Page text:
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2347RE: Sharing Pictures on the web

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  • Judith Rempel
    Feb 4, 2004
      My pattern is to resize the DIMENSIONS of photos to 300 px wide and the
      software tool will PROPORTIONATELY ensure that the height dimensions come
      along correction. If yiou have a 'portrait-oriented' image, set the width
      to about 250 and the height will come along as well. When you position them
      on a webpage, you can centre or otherwise place them so that the different
      dimensions work out attractively.

      My reasoning for this width is that you can position two of the
      left-to-right and achieve a max of 600 px. That's roughly what's printable
      on a portrait-oriented sheet of 8 1/2 x 11" piece of paper (I can speak to
      the html boxing of them directly when you're ready, Wayne).

      Then, you want to ensure that they are in jpg format -- the best for
      portraying in a relatively small filesize (in terms of kilobytes) for quick
      loading and to retain the crispness of the original. Beware, resize only
      ONCE from your original to the jpg. Each time you click on "save" when the
      object is going to jpg format, you're reducting the crispness. Many
      softwares are adjustable on this point, but I think they tend to reduce the
      quality by about 10% each save.

      So, what you should do is take an original (e.g. image1.tif),
      a) resize it
      b) save it as *.jpg with a new name (image1a.jpg)

      Then, in case you don't like the result you can still work with the original
      and impose different resizing/editing exercises on it, and save it as
      image1b.jpg, image1c.jpg, etc .... until you like the result. You may be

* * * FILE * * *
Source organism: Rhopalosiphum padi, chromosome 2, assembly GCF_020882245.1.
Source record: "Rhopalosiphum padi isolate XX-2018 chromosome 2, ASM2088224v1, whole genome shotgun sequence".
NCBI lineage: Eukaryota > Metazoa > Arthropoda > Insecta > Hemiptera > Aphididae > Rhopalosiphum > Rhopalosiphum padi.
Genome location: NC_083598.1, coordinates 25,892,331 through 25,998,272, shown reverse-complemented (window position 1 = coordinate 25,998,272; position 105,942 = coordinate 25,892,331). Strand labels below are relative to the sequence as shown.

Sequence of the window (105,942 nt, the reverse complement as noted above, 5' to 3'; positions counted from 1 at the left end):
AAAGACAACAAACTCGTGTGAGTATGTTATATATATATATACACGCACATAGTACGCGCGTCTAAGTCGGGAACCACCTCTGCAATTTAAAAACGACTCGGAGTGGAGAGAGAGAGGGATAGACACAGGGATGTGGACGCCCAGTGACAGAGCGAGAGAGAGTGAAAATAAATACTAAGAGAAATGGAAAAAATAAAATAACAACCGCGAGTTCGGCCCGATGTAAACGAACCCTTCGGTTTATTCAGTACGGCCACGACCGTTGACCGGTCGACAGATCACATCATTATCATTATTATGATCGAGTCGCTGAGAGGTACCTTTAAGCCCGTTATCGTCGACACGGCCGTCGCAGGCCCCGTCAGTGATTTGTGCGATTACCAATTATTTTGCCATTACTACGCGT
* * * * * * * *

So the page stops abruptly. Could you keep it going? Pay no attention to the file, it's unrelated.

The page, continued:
fortuantely and like the results immediately, but this keeps your original

      By reducing the dimensions of your image, by saving it from a tif to a jpg
      format, you'll automatically be reducing it's filesize (kilobytes). If the
      image is still slow to load/filesize is large, you can adjust the settings
      of your jpg conversion tool to be 80% or 70% or .... of the original. For
      every percentage of clarity you lose, you also reduce a certain amount of

      There is also the option of modifying the 'resolution' - but that (I think)
      is generally established when you obtain the original image.

      But ... I'm betting that by the time you RESIZE, and SAVE AS JPG .... the
      filesizes will be acceptable.

      Hope this is both clear and helpful.

      P.S. there are two other formats that can be viewed well in browsers: gif
      (generally only used for line drawings or when you want portions of a
      background image to 'pass through' a transparent portion of your image), and
      png (only used very rarely and many tools cannot make png files). Don't use
      TIF or BMP. They can be enormous filesizes and can crash browsers.

      In Kinship,
      Judith Rempel

      > -----Original Message-----
      > From: owner-dist-gen@...
      > [mailto:owner-dist-gen@...]On Behalf Of Wayne Fuller
      > Sent: Wednesday, February 04, 2004 11:18 AM
      > To: dist-gen@...
      > Subject: Sharing Pictures on the web
      > Has anyone had experience with putting pictures on the web to be
      > shares with
      > the family ... what are the best options .. I took about 200
      > pictures at a
      > family reunion in Denmark with a digital camera ... the file has about
      > 220mb.
      > Would appreciate anyone's experience and cost.
      > Wayne Fuller
      > http://www.afhs.ab.ca
      > ____________________________________________________________
      > Free 20 MB Bannerless Domain Hosting, 1000 MB Data Transfer
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